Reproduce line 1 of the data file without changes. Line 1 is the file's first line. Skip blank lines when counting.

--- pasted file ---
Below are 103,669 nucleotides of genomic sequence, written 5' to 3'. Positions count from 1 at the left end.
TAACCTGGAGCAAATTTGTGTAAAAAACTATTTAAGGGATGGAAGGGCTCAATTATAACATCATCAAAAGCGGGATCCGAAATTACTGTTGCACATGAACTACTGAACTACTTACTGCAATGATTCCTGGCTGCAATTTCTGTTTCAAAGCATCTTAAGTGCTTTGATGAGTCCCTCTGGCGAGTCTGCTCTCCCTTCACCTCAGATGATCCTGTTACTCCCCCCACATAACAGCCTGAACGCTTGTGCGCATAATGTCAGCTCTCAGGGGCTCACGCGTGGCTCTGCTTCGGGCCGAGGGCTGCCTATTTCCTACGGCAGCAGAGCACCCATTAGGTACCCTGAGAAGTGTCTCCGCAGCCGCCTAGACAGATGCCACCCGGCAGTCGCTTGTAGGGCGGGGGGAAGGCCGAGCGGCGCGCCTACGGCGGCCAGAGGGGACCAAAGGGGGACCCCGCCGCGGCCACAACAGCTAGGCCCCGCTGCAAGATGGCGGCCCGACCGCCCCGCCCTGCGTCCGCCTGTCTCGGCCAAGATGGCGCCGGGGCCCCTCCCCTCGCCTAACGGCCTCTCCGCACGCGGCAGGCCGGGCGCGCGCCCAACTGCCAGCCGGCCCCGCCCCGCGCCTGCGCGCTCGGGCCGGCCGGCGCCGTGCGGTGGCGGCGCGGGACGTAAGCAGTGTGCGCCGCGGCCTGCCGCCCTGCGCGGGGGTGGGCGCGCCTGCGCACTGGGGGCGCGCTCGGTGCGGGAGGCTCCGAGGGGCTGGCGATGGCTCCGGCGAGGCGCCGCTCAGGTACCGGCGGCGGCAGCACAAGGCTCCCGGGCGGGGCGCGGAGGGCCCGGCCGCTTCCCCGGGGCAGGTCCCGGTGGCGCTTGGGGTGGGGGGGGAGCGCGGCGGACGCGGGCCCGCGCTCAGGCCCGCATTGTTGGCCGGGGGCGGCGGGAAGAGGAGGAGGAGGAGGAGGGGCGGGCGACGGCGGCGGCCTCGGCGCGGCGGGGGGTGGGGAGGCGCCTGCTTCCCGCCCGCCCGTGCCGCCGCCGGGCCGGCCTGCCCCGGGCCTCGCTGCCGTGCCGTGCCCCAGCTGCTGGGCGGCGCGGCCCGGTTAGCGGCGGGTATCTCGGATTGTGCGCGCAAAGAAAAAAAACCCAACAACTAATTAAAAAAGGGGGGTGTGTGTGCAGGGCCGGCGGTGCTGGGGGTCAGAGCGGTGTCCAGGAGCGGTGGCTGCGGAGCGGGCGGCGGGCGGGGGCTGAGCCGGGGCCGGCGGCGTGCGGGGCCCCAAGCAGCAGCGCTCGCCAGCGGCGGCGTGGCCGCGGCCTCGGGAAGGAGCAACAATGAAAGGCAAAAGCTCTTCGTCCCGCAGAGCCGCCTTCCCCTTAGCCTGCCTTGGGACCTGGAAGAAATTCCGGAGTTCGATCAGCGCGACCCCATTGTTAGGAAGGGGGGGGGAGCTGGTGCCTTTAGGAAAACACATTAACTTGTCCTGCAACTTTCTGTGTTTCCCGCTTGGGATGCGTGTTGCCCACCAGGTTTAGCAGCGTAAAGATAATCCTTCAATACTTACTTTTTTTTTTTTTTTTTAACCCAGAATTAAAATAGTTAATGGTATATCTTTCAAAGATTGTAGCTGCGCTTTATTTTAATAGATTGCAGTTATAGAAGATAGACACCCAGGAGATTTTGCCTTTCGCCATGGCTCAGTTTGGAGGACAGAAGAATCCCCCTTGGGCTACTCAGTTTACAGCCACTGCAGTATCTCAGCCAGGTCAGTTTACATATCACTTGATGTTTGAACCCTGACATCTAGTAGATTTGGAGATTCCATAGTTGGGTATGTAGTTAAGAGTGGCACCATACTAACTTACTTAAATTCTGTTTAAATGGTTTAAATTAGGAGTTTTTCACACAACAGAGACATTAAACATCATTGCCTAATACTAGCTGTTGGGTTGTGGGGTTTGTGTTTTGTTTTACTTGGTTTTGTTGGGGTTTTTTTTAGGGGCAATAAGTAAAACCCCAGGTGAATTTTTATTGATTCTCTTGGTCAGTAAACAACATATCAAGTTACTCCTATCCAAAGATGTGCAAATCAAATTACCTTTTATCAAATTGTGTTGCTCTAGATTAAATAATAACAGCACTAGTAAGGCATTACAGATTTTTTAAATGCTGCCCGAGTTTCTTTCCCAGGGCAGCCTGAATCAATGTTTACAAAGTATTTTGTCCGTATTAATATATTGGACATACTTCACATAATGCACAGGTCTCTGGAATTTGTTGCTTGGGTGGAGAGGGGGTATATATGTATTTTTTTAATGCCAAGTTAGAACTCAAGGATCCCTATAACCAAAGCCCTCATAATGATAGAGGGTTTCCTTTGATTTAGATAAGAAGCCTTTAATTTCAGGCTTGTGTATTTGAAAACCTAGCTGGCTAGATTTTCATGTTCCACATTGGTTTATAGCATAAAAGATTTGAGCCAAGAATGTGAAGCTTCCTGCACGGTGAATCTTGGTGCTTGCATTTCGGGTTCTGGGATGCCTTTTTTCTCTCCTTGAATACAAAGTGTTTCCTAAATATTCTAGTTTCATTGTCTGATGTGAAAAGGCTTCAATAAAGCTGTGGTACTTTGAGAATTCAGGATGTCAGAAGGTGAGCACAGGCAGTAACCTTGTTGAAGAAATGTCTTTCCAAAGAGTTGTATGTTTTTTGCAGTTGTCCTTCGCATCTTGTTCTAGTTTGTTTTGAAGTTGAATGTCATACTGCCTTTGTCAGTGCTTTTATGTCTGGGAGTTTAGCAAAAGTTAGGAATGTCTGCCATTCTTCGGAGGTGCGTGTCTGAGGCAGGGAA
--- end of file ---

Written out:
Below are 103,669 nucleotides of genomic sequence, written 5' to 3'. Positions count from 1 at the left end.